Human Sigma is based on five new rules to bring excellence to the way employees engage and interact with
customers:

RULE #1: E Pluribus Unum. Its important not to think like an economist or an engineer when youre
assessing the employee-customer interaction. Emotions, it turns out, inform both sides judgments and
behaviour even more powerfully than rationality does.

Employee and customer experiences must be

managed together not as separate entities.


RULE #2: Feelings Are Facts. Emotions drive and shape the employee-customer encounter.
RULE #3: Think Globally, Measure and Act Locally. Its possible to arrive at a single measure of
effectiveness for the employee-customer encounter; this measure has a high correlation with financial
performance. The employee-customer encounter must be measured and managed at the local level.
RULE #4: There Is One Number You Need to Know. Employee and customer engagement interact to drive
enhanced financial performance. And this interaction can be quantified and summarized with a single
performance metric.
RULE #5: If You Pray for Potatoes, You Better Grab a Hoe. This means that good intentions alone do not
constitute a plan of action. Sustainable improvement in the employee-customer encounter requires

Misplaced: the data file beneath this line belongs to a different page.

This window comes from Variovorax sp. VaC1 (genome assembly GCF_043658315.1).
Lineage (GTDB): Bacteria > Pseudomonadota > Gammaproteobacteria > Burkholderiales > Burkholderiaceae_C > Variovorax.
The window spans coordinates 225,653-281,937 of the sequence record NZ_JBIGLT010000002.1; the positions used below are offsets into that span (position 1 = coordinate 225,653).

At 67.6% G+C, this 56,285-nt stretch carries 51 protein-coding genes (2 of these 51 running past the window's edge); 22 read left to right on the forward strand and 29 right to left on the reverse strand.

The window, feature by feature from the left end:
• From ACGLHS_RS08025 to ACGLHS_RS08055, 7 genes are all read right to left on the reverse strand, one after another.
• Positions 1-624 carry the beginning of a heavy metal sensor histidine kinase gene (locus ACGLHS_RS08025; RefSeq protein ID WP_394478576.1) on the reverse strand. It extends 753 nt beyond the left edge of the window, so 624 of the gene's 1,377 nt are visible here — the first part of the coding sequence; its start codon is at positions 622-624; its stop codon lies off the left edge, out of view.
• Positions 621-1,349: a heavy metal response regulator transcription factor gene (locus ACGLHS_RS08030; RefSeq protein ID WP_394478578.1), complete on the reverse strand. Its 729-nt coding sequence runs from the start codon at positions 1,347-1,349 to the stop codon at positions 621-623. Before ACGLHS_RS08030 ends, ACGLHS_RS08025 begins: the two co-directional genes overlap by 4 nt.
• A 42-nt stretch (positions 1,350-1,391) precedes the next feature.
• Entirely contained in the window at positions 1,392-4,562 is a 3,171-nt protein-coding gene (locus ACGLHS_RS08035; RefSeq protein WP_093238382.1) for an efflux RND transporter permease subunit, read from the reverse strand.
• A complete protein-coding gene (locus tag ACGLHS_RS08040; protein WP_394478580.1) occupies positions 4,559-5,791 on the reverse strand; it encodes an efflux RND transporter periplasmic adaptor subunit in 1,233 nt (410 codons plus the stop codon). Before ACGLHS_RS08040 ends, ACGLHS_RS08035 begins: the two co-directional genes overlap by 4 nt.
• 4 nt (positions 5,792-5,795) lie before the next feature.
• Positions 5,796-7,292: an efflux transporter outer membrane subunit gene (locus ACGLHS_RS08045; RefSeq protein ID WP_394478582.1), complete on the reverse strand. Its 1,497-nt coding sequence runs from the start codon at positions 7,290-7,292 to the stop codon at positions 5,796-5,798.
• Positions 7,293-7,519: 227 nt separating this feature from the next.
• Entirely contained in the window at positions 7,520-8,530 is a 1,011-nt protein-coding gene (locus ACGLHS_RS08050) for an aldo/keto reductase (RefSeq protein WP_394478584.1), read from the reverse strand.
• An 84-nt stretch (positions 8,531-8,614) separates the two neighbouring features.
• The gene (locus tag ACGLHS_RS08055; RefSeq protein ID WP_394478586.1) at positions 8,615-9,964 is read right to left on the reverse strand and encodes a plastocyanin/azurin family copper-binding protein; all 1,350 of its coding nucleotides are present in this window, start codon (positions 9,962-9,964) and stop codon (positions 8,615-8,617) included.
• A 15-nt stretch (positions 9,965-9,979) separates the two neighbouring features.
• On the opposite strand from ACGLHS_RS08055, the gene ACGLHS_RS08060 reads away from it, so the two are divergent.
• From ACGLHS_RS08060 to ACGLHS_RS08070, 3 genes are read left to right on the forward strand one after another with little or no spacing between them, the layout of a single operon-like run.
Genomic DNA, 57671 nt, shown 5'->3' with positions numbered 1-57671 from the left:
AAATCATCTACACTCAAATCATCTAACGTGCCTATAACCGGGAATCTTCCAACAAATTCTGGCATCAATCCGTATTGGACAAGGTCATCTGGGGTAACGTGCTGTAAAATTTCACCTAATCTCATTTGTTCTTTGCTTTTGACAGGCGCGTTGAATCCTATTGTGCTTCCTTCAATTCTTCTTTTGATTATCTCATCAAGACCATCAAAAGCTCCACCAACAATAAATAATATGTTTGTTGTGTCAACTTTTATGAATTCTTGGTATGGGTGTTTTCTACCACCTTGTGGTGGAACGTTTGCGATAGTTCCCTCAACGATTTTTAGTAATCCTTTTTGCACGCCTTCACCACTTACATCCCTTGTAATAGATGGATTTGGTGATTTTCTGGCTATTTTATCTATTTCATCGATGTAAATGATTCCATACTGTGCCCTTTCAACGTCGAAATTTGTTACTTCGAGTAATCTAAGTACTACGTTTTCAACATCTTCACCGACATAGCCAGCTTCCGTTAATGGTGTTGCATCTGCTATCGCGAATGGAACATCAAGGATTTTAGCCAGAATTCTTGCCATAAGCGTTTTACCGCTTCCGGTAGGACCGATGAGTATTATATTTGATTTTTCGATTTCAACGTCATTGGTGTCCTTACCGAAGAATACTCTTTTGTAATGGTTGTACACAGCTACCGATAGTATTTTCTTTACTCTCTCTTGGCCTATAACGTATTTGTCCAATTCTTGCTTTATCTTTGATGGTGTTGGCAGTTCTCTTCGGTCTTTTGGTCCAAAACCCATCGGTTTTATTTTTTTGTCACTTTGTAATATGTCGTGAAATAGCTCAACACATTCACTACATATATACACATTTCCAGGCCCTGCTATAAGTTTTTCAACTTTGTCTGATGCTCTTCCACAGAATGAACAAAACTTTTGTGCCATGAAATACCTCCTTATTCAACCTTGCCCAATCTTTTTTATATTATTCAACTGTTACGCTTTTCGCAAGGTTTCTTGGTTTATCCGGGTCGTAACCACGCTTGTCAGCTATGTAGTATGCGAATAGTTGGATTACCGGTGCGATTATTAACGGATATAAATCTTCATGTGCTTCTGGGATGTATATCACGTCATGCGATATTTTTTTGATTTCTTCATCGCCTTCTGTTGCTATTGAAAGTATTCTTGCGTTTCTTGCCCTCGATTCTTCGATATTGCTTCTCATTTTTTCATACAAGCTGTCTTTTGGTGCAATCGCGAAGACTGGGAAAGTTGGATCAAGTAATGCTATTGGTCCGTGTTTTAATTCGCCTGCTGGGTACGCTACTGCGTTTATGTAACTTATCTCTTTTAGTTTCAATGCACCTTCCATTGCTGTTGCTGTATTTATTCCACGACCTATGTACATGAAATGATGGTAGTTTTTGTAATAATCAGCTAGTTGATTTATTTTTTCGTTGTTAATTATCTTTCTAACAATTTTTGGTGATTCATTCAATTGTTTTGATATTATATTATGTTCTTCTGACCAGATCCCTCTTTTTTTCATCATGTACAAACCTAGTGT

disciplined local action coupled with a companywide commitment to changing how employees are recruited,
positioned in roles, rewarded and recognized, and importantly, how they are managed.

2.2 POSITIVE SERVICE ENCOUNTER


Positive service encounter is a key indicator to success for service industry. It results in high customer
loyalty and further customer recommendation. A period of time during which a customer directly interacts
with a service. Service encounter also termed as Moment of truth are resultants of interaction between a
company's employees and its customers. Moment of truth (MOT) is the foundation or building block for
customer satisfaction and service quality. Service encounters are first and foremost social exchanges that
lead customers to judge service quality which is by and large based on their evaluation of personal
experiences during the service encounter. Service encounter is a major determinant of customers behavior
towards service. Rust and Oliver (1994) suggest that a single or prolonged set of service encounters leads to
customer satisfaction or dissatisfaction. Organizations understanding of service encounter and customers
perceptions of their employees behavior represent direct determinants of customer satisfaction. Service
quality can be attributed to either tangible like perception of the store or through intangibles like service
encounter.

Relationship between Service Quality and Customer Satisfaction Service quality is the
consumers subjective assessment of service performance. It is the customers overall impression of